Monday, November 25, 2013

Glossary of Dramatic Wall-Breaking

Breaking the 4th Wall: character addresses audience

...the 5th Wall: character addresses playwright

6th Wall: playwright addresses audience

7th Wall: character addresses actor portraying character

8th-11th Walls: same as above, but for play-within-a-play

12th Wall: usher addresses audience member

34th Wail: Usher addresses rowdy audience member

i'th Wall: character's imaginary friend addresses audience

Berlin Wall: playwright addresses European political strife

69th Wall: character's genitals address audience

Glass Wall: character addresses gender inequality

Facebook Wall: online brand addresses creator

Basement Wall: playwright passive-aggressively addresses mother's suggestion he find real job

Pay Wall: character addresses audience without audience paying subscription fee

44th Wall: blogger addresses audience. Hey guys.

Friday, November 15, 2013

The Chair

I had done the research,
The test results were sound.
Who on earth could blame me
For exploiting what I found?

Chairs have been a stagnant good
for eons left unchanged
I sought only to innovate,
yet they call me deranged.

Before you judge me harshly
follow my train of thought
And you will see the reason
in the monster that I wrought.

A chair with 1 leg? Useless!
it topples straight away
A chair with 2 legs less so
but still far from OK.

3 legs? Now we're talking,
the wobble's nearly gone.
And 4 legs is the model
the chair economy's built upon.

The number of legs and satisfaction
was a clear cut correlation
so I followed simple logic,
in assembling my creation.

For many hours I toiled
measuring, sawing, nailing.
Til it was finally ready
for its grand unveiling.

The townsfolk gathered round
excited yet uncertain.
"I give to you, The Chair, Part 2"
I yelled and pulled aside the curtain.

The chair had 80 legs of oak
pointing in all directions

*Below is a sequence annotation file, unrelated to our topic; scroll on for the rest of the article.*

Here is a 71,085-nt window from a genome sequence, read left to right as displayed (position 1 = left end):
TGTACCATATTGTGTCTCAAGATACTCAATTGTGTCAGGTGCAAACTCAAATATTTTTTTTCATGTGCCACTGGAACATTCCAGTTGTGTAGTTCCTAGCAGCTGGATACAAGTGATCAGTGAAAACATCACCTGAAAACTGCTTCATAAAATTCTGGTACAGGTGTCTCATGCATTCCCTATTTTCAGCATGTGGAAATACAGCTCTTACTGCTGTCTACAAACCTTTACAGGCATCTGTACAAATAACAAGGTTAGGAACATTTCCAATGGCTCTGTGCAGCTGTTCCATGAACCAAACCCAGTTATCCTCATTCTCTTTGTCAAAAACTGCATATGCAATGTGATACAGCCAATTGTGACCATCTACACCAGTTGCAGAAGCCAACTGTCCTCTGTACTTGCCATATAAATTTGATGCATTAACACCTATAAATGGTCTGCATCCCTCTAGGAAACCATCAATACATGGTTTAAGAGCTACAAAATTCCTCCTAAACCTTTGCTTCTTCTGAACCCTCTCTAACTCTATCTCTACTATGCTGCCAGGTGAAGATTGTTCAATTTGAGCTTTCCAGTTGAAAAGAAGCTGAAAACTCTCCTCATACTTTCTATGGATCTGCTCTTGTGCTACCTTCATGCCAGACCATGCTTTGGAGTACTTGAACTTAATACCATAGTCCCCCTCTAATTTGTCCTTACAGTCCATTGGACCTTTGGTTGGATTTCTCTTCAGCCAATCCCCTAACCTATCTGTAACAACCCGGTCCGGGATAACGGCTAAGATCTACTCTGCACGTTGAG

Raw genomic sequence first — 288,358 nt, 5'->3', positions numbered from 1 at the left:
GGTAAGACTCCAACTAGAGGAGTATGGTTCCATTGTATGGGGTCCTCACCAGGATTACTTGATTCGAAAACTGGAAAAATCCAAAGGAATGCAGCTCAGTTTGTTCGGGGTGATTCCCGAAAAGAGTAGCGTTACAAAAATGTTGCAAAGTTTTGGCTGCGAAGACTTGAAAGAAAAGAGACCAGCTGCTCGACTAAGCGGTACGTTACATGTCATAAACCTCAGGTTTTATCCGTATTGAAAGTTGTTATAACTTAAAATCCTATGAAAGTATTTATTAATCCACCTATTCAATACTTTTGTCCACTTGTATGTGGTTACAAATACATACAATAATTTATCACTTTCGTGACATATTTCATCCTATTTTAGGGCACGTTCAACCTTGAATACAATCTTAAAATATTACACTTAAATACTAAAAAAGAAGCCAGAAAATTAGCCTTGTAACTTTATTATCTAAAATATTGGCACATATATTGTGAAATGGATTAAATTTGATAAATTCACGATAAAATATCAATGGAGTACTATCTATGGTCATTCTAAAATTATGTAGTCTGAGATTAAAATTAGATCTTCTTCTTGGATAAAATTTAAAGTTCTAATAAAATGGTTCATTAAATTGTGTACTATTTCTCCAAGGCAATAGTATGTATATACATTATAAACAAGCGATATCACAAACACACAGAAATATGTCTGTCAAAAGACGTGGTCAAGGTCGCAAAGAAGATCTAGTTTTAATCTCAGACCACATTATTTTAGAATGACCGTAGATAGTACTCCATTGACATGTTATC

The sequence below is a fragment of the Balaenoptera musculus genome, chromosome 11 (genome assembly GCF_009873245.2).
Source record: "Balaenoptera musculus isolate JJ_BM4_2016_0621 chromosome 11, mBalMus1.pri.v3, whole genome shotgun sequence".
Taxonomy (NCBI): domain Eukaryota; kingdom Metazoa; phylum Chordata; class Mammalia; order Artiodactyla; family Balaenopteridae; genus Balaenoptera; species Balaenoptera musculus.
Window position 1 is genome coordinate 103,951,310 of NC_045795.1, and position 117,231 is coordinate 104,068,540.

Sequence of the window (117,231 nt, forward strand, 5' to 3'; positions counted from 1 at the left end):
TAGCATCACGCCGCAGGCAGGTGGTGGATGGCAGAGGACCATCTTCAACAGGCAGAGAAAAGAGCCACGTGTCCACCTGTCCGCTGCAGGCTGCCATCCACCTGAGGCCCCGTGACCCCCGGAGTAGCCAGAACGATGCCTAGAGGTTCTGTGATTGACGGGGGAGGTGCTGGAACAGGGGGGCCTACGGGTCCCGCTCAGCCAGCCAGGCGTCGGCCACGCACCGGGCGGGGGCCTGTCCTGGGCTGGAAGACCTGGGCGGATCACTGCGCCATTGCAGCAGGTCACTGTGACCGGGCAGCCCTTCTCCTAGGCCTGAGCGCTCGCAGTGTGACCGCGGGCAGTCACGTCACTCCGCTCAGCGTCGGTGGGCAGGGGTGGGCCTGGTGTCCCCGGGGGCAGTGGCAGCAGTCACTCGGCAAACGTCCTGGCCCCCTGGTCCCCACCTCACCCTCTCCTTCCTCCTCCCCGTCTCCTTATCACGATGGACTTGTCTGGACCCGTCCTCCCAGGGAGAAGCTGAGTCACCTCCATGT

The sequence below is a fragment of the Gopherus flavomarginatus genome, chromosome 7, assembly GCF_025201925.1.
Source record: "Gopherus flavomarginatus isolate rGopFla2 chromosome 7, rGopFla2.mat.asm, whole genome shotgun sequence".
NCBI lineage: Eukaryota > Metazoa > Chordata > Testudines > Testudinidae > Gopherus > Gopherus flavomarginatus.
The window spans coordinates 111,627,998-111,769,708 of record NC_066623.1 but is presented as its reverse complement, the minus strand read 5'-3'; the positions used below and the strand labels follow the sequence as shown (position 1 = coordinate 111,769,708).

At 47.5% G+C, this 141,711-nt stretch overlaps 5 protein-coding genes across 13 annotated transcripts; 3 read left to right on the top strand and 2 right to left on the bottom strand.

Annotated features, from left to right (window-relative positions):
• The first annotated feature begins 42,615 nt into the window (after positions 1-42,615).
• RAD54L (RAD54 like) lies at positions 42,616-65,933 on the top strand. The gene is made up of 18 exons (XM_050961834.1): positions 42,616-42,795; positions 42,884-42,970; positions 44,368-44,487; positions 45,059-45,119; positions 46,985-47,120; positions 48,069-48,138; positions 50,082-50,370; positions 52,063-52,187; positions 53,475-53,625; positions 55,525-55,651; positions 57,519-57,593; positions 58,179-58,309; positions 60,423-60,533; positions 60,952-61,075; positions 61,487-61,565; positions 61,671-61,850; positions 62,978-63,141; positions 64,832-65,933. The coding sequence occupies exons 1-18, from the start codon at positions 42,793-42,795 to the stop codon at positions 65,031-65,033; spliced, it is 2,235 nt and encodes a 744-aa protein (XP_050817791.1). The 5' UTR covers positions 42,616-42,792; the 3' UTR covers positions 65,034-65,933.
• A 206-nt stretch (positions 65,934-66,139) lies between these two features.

of varied lengths and angles
and points of intersection.

The people screamed and vomited
some cried and tore their hair
They could not stand the sight
of my 80-legged chair

The constable was called
I was hauled before the court
And sentenced to life in prison
with no chance to retort

I write this using hindsight
I see the error in what I've done
An 80 leg chair is stupid
I shoulda gave it 81.

Thursday, November 14, 2013

Fear Not, Citizenry!

Townspeople of Northwynd, hear me! Cease cowering in your huts and heed the good tidings I bear! You may breathe easy, knowing I have rid you of the menace that terrorized you for so many generations. I return to you a champion. No longer shall you live in fear of the Dragon of Mount Erad for, after a harrowing adventure, I am proud to decree I have destroyed the beast emotionally!

Rejoice, commonfolk! The beast you once feared is now much too distraught and enraged to take wreak further havoc on your lives. Though healthy it remains, I assure you I have completely broken the monster's spirit. My harsh words and churlish attitude have cowed the demon lizard from its life of destruction. Your days of constant peril are at an end, for no living creature would dare seek retribution from the humiliation I have laid upon it.

The quest was not easy, though for a true warrior such as I, the difficulty served only to embolden my taunting. From the mouth of its cave, I hurled insult after insult, daring the abomination to leave the comfort of its den and try to feast on the proud citizens of Northwynd. I left no subject untouched, demeaning everything from its rusty scales to its underwhelming mound of skeletons. Even as the wyrm roared in anger and devoured the guides you provided me, I stood firm, loudly proclaiming the supremacy of Northwynd. It shall not soon forget which township sent forth this volley of invective!